The Perils of Hiring Bad Salespeople

James T. Berger headshot

James T. Berger
Senior Marketing Writer

Published April 1, 2007

Ever thought what it costs a company to hire an inferior sales person?

In their new book, “Never Hire a Bad Salesperson Again,” authors Dr. Christopher Croner and Richard Abraham examine that question in a chapter entitled “The High Cost of Low Performance.” In the process, they present an 8-step cost calculator.

Step 1 – Write down the revenues you expect an A Player to generate.

Step 2 – Write down what your average marginal sales person – your C Player  produces.  It’s usually about 50 percent of the A Player’s production.

Step 3 – Subtract Step 2 from Step to determine the revenue gap for each C player.

Step 4 – Now look at the “soft” costs such as: number of customers the C Player loses through neglect, misbehavior or both.  As a rule of thumb, Croner/Abraham figures that cost to be 10 percent of the A Player’s revenue.

Step 5 – Next, look at the amount of administrative time it takes to coach the C Players.  A 2004 study by Future Foundation and SHL (the world leader in objective assessment of the workplace) reported that a typical sales manager spends 13 percent of his/her time managing underperformers.

Step 6 – Next add the numbers generated from Step 3, Step 4 and Step 5.

Step 7 -“Gross profit is probably the most accurate way to determine the carnage caused by poor salespeople,” they write.  To calculate the annual loss,  Croner/Abraham suggest finding the loss in gross profit per C Player.  Simple multiple the amount from Step 6 by the firm’s gross profit margin, and write down the results in Step 7. (For example if the total loss
generated in step 6 is $600,000 and your gross profit margin is 20 percent, your annual loss is $120,000.).

Step 8 -Finally, calculate how much it costs to wait.  What if the C Player is due to retire in three years and you decide to wait until then to replace him/her.  Just multiply that $120,000 by 3, but it’s really even more thanthat given the time value (present value) of money.

One of the biggest problems when it comes to replacing poor performers is inertia and apathy, according to Croner/Abraham.  “It never ceases to amaze us as business investors and advisers,” they write, “when we encounter the astonishing difference between a company’s zero tolerance attitude regarding the performance of, say, a $500,000 piece of machinery it has purchased and the passive response regarding a mediocre salesperson who burns $200,000 to $300,000 per year in opportunity and carrying costs.  When we point this out to the owner-manager, we invariably get a response like, “It doesn’t cost us that much.”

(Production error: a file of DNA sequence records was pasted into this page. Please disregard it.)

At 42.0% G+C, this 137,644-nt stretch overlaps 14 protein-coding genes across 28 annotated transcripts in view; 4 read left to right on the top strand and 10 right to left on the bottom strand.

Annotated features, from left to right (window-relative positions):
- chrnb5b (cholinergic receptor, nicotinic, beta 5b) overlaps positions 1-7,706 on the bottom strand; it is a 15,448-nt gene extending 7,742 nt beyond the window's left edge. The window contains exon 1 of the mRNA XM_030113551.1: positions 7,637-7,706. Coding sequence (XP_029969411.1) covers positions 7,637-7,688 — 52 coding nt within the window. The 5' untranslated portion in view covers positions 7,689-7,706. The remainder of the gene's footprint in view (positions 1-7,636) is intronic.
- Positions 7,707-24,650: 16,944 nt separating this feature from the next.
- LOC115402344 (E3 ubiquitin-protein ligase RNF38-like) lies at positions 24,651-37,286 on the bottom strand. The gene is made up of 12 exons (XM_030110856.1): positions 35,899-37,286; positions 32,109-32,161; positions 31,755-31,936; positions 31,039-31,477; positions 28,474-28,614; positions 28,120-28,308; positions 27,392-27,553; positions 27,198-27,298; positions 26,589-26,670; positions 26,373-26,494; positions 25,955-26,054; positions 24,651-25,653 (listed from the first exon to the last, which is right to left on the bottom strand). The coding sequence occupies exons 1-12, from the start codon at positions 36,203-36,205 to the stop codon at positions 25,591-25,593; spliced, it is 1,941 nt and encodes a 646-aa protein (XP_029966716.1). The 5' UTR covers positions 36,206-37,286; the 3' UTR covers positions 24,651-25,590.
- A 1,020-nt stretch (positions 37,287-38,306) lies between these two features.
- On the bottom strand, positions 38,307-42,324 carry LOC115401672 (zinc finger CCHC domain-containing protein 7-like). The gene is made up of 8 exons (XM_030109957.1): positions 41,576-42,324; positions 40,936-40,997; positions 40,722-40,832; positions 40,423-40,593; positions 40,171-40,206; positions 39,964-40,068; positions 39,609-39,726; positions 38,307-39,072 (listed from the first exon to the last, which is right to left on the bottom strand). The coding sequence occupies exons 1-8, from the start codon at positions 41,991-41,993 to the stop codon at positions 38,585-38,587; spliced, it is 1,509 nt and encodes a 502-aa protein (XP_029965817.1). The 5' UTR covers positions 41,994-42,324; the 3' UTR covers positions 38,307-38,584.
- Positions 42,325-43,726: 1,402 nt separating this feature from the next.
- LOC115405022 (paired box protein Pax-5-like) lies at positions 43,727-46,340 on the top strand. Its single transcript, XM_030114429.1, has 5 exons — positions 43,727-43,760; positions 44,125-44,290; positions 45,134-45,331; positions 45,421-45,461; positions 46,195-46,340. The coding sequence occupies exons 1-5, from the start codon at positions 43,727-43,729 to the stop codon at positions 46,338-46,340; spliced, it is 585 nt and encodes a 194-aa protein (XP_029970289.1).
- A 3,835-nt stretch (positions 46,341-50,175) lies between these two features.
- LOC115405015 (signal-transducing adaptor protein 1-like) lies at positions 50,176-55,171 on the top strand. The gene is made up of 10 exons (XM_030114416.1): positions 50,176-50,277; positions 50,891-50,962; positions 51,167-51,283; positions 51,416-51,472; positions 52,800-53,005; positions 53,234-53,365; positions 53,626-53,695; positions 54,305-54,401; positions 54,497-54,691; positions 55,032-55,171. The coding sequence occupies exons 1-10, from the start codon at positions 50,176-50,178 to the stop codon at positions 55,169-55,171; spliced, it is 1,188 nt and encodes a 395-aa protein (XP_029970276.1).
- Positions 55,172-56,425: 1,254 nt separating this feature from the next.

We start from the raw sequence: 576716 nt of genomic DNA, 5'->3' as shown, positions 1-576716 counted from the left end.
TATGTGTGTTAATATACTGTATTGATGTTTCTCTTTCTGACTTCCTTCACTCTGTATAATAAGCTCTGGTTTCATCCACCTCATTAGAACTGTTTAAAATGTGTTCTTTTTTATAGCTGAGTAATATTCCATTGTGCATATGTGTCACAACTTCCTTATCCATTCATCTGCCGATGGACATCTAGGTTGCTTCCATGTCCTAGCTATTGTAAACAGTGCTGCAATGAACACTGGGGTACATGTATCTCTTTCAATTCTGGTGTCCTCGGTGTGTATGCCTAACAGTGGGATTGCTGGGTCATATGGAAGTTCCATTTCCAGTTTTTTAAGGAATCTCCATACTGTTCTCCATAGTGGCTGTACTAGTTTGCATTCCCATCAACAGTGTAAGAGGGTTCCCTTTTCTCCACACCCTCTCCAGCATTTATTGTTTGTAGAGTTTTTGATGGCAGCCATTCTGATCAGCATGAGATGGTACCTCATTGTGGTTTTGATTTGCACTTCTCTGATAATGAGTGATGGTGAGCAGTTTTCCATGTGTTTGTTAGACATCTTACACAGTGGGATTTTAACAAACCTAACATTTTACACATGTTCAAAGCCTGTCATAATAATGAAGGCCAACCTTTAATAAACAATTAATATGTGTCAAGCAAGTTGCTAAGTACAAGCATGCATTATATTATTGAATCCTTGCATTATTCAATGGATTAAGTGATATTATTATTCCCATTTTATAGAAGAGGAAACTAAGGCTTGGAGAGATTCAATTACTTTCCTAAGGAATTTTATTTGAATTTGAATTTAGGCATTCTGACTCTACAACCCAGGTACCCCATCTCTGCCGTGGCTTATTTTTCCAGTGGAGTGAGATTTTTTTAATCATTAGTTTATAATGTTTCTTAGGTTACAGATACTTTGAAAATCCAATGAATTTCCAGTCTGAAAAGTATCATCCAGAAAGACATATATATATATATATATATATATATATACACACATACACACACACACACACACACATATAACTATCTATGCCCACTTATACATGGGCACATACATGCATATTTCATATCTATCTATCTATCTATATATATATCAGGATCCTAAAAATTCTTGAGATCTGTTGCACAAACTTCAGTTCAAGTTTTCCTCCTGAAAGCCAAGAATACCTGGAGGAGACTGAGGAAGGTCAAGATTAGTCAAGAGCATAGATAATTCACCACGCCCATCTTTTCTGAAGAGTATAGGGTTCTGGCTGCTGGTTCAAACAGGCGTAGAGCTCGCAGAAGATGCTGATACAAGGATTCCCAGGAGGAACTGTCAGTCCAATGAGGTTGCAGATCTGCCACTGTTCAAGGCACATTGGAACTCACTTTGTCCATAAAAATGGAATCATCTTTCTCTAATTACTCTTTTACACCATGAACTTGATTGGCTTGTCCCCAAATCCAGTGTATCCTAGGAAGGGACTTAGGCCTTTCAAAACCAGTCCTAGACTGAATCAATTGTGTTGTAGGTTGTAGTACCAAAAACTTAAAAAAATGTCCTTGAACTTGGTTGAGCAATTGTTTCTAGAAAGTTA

The book is published by The Richard Abraham Company LLC and may be ordered fromthe publisher at  The key to the book is first to focus on the The Elements of Drive which encompass things like: the need to achieve; the thrill of competition; optimism, and the high cost of low performance.  The second part hones in techniques for identifying and hiring drivers.

The book is part of an entire system that employers can use in hiring of new sales people as well as the assessment of the present sales force.  Elements include an on-line test and follow-up consulting.

For more information, contact The Richard Abraham Company, LLC,
700 Commerce Drive Fifth Floor, Oak Brook, Illinois 60523.  You can e-mail Abraham at  You can call him at  630-288-4759 or toll  free at 877-677-4666, Fax at 630-288-4761 or visit him on the Web at

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About The Author

James T. Berger headshot
James T. Berger, Senior Marketing Writer of The Wiglaf Journal, through his Northbrook-based firm, James T. Berger/Market Strategies, offers a broad range of marketing communications, research and strategic planning consulting services. In addition, he provides expert services to intellectual property attorneys in the area of trademark infringement litigation. An adjunct professor of marketing at Roosevelt University, he previously has taught at Northwestern University, DePaul University, University of Illinois at Chicago and The Lake Forest Graduate School of Management. He holds degrees from the University of Michigan (BA), Northwestern University (MS) and the University of Chicago (MBA). Berger is an often-published free lance business writer who has developed more than 100 published articles in the last eight years. For more information, visit or telephone him at (847) 328-9633.